Anthropometric measurements

Body weight, height, and waist girth were measured according to the procedures recommended by the Airlie Conference [25] and were taken before the run-in period as well as before and after n-3 PUFA supplementation. BMI was calculated as weight in kilograms divided by height in meters squared (kg/m2).

Biochemical parameters

Blood samples were collected from an antecubital vein into vacutainer tubes containing EDTA after 12-hour overnight fast and 48-hour alcohol abstinence. Blood samples were drawn before the run-in period to identify and exclude participants with metabolic disorders. Afterwards, the selected participants had blood samples taken before and after the n-3 PUFA supplementation period. Plasma was separated by centrifugation (2,500 g for 10 min at 4°C), and samples were aliquoted and frozen for subsequent analyses. Plasma total cholesterol (TC) and TG concentrations were measured using enzymatic assays [26]. The high-density lipoprotein cholesterol (HDL-C) fraction was obtained after precipitation of very-low density lipoprotein (VLDL) and low-density lipoprotein (LDL) particles in the infranatant with heparin manganese chloride [27]. LDL cholesterol (LDL-C) was calculated with the Friedewald formula [28]. Apolipoprotein B-100 concentrations were measured in plasma by the rocket immune-electrophoretic method of Laurell, as previously described [29]. Plasma C-reactive protein (CRP) was measured by nephelometry (Prospec equipment Behring) using a sensitive assay [30].

Fatty acid composition of plasma phospholipids

According to a modified Folch method, plasma lipids were extracted with chloroform:methanol (2:1, by volume) [31]. Total PL were separated by thin layer chromatography using a combination of acetic acid and isopropyl ether. Fatty acids of isolated PL were then methylated and capillary gas chromatography was then used to obtain fatty acids profiles. This technique has been previously validated [32].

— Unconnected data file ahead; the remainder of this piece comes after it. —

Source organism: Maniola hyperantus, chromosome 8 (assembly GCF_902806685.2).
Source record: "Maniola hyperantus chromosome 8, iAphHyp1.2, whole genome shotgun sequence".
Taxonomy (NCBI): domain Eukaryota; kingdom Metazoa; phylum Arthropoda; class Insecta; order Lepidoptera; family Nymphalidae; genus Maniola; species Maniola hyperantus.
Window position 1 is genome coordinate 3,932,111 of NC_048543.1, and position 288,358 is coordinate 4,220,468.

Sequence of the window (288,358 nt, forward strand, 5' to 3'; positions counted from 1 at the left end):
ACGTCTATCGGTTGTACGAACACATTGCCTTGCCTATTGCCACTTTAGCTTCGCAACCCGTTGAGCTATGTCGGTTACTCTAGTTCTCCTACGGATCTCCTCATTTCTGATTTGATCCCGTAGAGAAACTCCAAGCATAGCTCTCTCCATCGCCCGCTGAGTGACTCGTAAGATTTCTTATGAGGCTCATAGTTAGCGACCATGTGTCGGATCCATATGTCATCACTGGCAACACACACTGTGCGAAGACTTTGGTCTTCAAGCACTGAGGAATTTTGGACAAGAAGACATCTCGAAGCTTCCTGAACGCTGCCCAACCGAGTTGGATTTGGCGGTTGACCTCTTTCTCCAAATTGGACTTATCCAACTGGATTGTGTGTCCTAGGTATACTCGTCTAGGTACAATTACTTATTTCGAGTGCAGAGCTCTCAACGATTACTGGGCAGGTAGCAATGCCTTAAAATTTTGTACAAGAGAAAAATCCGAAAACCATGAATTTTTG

SNP Selection and genotyping

SNPs in PLA2G2A, PLA2G2C, PLA2G2D, PLA2G2F, PLA2G4A, PLA2G6, and PLA2G7 were identified with the International HapMap Project SNP database, based on the National Center for Biotechnology Information (NCBI) B36 assembly Data Rel phase II + III, build 126 (Table 1). Tagger procedure in Haploview software V4.2 was used to determine tag SNPs (tSNPs) using a minor allele frequency (MAF) of 5% and pairwise tagging (R2 ≥ 0.80). The LD procedure in Haploview V4.2 was then used to examine linkage disequilibrium (LD) between 5 SNPs in PLA2G2A, 6 in PLA2G2C, 8 in PLA2G2D, 6 in PLA2G2F, 22 in PLA2G4A, 5 in PLA2G6, and 9 in PLA2G7 covering all common variations (MAF > 5%) in these genes. Most of the SNPs were in LD (R2 ≥ 0.80), and the mean R2 was 0.943 for PLA2G2A, 0.974 for PLA2G2C, 1.0 for PLA2G2D, 0.976 for PLA2G2F, 0.975 for PLA2G4A, 0.968 for PLA2G6, and 0.973 for PLA2G7. The SIGMA GenElute Gel Extraction Kit (Sigma-Aldrich Co., St. Louis, MO, USA) has been used to extract genomics DNA. Selected SNPs (Table 1) were genotyped using validated primers and TaqMan probes (Thermo Fisher Scientific, Waltham, MA, USA) [33]. DNA was then mixed with TaqMan Universal PCR Master Mix (Thermo Fisher Scientific.), with a gene-specific primer and probe mixture (predeveloped TaqMan SNP Genotyping Assays; Thermo Fisher Scientific.) in a final volume of 10 μL. Thereafter, genotypes were determined using a 7500 Real-Time PCR System and analyzed using ABI Prism SDS version 2.0.5 (Thermo Fisher Scientific.). Minor allele homozygotes with a genotype frequency <5% were grouped with heterozygotes for statistical analyses.
Table 1

Selected polymorphisms in phospholipase A 2 genes


dbSNP No.



Allele frequency





A (n = 352) 0.8421

T (n = 66) 0.1579




G (n = 352) 0.8381

A (n = 68) 0.1619




G (n = 233) 0.5574

T (n = 185) 0.4426




C (n = 326) 0.7762

G (n = 94) 0.2238




T (n = 406) 0.9667

C (n = 14) 0.0333




Missense Q [Gln]- > R [Arg]

G (n = 249) 0.5929

A (n = 171) 0.4071




C (n = 356) 0.8476

T (n = 64) 0.1524




A (n = 358) 0.8524

G (n = 62) 0.1476




A (n = 294) 0.7000

G (n = 98) 0.3000




C (n = 322) 0.76677

G (n = 98) 0.2333




A (n = 237) 0.5643